Treatment and Prevention of Osteoporosis during COVID-19 Outbreak: Management and Adherence to Treatment Guidelines
Rishabha Malviya1, Akanksha Sharma1, Ramji Gupta1, Rajendra Awasthi2, *
Identifiers and Pagination:Year: 2020
First Page: 791
Last Page: 793
Publisher Id: TOPHJ-13-791
Article History:Received Date: 03/08/2020
Revision Received Date: 09/11/2020
Acceptance Date: 23/11/2020
Electronic publication date: 31/12/2020
Collection year: 2020
open-access license: This is an open access article distributed under the terms of the Creative Commons Attribution 4.0 International Public License (CC-BY 4.0), a copy of which is available at: https://creativecommons.org/licenses/by/4.0/legalcode. This license permits unrestricted use, distribution, and reproduction in any medium, provided the original author and source are credited.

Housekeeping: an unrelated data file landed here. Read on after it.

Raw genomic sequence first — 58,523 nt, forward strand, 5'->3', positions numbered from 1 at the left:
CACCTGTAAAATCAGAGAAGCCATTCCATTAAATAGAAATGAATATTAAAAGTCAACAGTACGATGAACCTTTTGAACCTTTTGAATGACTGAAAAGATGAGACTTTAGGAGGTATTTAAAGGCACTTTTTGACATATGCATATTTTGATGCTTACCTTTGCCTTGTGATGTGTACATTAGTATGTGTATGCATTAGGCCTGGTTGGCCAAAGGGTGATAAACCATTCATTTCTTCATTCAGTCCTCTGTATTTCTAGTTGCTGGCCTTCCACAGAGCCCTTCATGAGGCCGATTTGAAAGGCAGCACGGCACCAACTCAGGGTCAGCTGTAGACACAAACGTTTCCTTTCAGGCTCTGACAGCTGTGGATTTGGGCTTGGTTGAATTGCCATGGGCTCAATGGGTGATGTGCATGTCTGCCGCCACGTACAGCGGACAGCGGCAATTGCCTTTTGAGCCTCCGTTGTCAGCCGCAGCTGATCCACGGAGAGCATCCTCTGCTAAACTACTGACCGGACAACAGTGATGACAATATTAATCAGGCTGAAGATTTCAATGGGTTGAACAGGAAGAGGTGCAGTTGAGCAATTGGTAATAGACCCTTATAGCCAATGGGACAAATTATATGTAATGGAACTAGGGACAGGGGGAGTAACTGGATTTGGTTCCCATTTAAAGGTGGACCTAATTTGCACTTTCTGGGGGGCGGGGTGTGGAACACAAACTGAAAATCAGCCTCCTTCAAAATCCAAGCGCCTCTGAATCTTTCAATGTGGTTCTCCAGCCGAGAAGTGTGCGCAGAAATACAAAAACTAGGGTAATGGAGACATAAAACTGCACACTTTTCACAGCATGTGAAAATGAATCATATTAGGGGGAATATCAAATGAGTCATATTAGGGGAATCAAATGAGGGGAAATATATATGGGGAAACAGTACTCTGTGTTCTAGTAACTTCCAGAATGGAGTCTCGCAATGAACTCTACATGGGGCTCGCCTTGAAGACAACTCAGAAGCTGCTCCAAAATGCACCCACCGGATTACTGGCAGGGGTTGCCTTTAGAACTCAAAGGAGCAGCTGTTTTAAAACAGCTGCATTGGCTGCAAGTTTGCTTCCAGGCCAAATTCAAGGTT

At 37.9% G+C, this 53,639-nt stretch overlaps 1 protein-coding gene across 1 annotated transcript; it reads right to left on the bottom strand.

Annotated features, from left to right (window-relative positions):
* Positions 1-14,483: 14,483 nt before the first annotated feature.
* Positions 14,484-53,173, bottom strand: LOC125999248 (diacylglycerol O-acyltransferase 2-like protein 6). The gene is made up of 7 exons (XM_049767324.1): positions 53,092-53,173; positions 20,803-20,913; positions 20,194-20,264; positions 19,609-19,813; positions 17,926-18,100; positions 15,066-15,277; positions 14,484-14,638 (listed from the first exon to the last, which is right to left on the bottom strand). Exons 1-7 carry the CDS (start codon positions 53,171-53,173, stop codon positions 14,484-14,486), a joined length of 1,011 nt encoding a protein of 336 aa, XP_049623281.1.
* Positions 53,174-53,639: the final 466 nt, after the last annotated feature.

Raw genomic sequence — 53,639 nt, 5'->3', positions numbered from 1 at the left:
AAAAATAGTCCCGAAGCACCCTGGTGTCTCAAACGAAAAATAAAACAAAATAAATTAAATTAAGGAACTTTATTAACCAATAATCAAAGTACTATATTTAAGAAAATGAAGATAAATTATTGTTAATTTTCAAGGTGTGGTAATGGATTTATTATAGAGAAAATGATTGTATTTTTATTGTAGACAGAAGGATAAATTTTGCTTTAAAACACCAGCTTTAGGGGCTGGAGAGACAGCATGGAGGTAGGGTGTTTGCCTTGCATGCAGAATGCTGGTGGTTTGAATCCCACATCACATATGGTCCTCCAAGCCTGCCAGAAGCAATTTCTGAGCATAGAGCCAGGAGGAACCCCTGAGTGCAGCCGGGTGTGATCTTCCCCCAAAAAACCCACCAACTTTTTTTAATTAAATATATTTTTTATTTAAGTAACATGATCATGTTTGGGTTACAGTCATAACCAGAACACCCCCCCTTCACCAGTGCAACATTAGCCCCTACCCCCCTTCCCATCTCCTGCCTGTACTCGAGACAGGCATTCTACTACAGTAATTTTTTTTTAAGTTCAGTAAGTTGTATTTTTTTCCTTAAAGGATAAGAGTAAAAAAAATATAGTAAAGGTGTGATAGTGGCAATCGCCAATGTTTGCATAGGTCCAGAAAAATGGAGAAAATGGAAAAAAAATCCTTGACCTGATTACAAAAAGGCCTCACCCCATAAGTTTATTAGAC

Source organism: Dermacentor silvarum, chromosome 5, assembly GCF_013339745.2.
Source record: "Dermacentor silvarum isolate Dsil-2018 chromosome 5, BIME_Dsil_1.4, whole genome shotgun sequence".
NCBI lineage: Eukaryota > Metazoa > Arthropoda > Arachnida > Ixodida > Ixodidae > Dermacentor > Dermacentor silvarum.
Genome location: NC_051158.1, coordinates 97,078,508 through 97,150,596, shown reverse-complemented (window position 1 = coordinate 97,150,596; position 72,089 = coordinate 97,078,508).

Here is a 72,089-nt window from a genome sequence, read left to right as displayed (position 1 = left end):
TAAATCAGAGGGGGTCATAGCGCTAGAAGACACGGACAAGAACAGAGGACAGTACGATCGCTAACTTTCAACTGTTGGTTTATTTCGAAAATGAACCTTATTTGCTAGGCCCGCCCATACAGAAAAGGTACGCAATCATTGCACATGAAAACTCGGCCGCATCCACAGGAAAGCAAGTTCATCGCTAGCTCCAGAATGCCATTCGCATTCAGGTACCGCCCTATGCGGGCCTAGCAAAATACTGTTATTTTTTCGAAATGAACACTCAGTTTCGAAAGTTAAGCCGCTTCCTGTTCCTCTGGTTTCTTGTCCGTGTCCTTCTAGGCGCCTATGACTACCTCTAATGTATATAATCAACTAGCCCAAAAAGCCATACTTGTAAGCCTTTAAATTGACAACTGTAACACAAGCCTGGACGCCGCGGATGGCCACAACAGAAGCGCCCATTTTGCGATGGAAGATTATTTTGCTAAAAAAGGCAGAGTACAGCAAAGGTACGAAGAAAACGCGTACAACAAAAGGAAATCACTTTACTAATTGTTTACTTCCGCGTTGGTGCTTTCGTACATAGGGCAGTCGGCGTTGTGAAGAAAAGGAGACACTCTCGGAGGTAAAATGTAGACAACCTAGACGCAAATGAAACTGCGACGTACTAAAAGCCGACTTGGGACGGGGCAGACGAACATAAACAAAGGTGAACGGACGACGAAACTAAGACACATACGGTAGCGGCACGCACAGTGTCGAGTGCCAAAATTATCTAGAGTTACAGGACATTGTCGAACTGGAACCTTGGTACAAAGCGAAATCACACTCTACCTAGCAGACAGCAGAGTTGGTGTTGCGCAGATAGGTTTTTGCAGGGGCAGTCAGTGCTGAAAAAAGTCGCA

A total of 219 countries, areas, or territories have globally witnessed the existence of a novel Coronavirus (COVID-19) pandemic over the last few months, which posed serious threats to human health. The viral incubation period varies from 2 to 14 days. It has been observed that osteoporosis patients are likely to be at high risk of COVID-19 contracting sequelae. Osteoporosis is a chronic condition that reduces bone strength and increases the risk of fracture. Osteoporosis typically requires sustained therapeutic intervention to reduce the risks of further bone loss, structural integrity impairment and incidence of fractures. In the COVID-19 pandemic, diagnosis of chronic osteoporosis conditions should not become an unwanted casualty. Metabolic bone condition may lead to complications in COVID-19 infected patients. Orthopaedic doctors are being redeployed in different hospitals to treat COVID-19 infected patients. Thus, the orthopaedics community needs compulsory training to understand the symptoms of this condition. Orthopaedics surgery and trauma surgery are challenging in a hospital setup with limited availability of hospital staff and operating facilities. Clinicians must respond to the challenges raised by this crisis and consider ways of continuing to help patients with chronic diseases with their substantive morbidity and mortality.